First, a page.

Chamber’s panel discussion focuses on industries that drive the local economy


The relationship between the City of Moose Jaw, Saskatchewan Polytechnic, and 15 Wing Air Base is so economically intertwined that anything that happens to one entity usually affects the others.

The relationship between the City of Moose Jaw, Saskatchewan Polytechnic, and 15 Wing Air Base is so economically intertwined that anything that happens to one entity usually affects the others.

The Moose Jaw and District Chamber of Commerce held their annual general meeting on September 22nd at the Heritage Inn. In a panel discussion, representatives of the three groups spoke on the topic of “motors of the local economy”.

Jim Dixon is the city’s economic development manager, and Kristin Craig is associate dean of Sask’s School of Business and Information and Communications Technology. Polytech and Scott Greenough are Operations Managers of CAE, which provides flight simulators to train 15 wing trainees.

The local economy

Dixon explained that at least 70 percent of the new jobs will come from expanding existing businesses within the community. This means that a healthy business climate is crucial for existing businesses to thrive and new positions to be created.

“You’re watching,” Dixon said.

For example, he pointed to Canadian Tire’s new store twice the size of the old building, the current construction of new businesses on the same site, the expansion of the former XL Beef Plant by Donald’s Fine Foods, and the formation of Brandt Industries Trailer -Production facility.

“These are good signs of a healthy community,” he added.

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Benefits of Sask. Polytech

Craig explained that over 200 people work at the Moose Jaw campus, while approximately 2,600 students study here annually. Many are international students, and while she didn’t have statistics on how many remain, Craig found that 94 percent of graduates remain in the province. These alumni and the institution contribute $2.2 billion annually to Saskatchewan’s economy.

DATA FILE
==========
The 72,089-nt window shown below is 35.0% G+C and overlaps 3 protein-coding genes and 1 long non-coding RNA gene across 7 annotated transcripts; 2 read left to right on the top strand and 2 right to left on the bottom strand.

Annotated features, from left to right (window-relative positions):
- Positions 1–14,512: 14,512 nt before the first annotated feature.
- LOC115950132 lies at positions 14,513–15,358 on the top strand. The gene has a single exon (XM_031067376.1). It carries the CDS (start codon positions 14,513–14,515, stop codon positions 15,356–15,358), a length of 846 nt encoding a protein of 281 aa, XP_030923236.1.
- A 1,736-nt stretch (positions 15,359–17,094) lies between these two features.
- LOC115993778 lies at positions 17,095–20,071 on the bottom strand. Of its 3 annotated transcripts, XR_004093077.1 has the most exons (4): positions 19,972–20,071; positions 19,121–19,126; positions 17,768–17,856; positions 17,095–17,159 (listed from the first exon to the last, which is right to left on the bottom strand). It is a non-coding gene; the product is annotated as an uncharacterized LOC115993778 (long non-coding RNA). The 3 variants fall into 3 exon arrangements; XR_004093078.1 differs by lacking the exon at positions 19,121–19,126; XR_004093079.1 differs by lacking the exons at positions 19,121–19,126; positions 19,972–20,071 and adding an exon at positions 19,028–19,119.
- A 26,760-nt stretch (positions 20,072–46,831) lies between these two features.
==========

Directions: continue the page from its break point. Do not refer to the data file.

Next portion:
Meanwhile, the school is spending $15.6 million on its Moose Jaw campus to improve its trade programs and new diploma program in agriculture and food.

“Really great things are happening on the Moose Jaw campus alone,” added Craig.

support student pilots

Greenough explained that a World War II veteran founded Canadian Aviation Electronics (CAE) in 1947 in Montreal, where it has been headquartered for 75 years.

The company is a full-tier aerospace company focused on civil aviation, defense and security, and healthcare. It employs 13,000 people worldwide, including 5,000 in Canada and about 200 in Moose Jaw.

CAE has been training pilots at 15 Wing Air Base for decades, but in the late 1990s the Canadian Armed Forces brought in other branches to support other aspects of the training, Greenough said. Today, CAE offers ground-based training programs, including academic and simulator training.

“Our technicians are primarily responsible for the maintenance of these aircraft. So we have a little over 22 of the turboprops and a little under 20 of the Hawk jets that you see flying around…” he continued.

CAE also manages site services such as building maintenance, building remodeling, navigation maintenance, air traffic control, canteen and catering.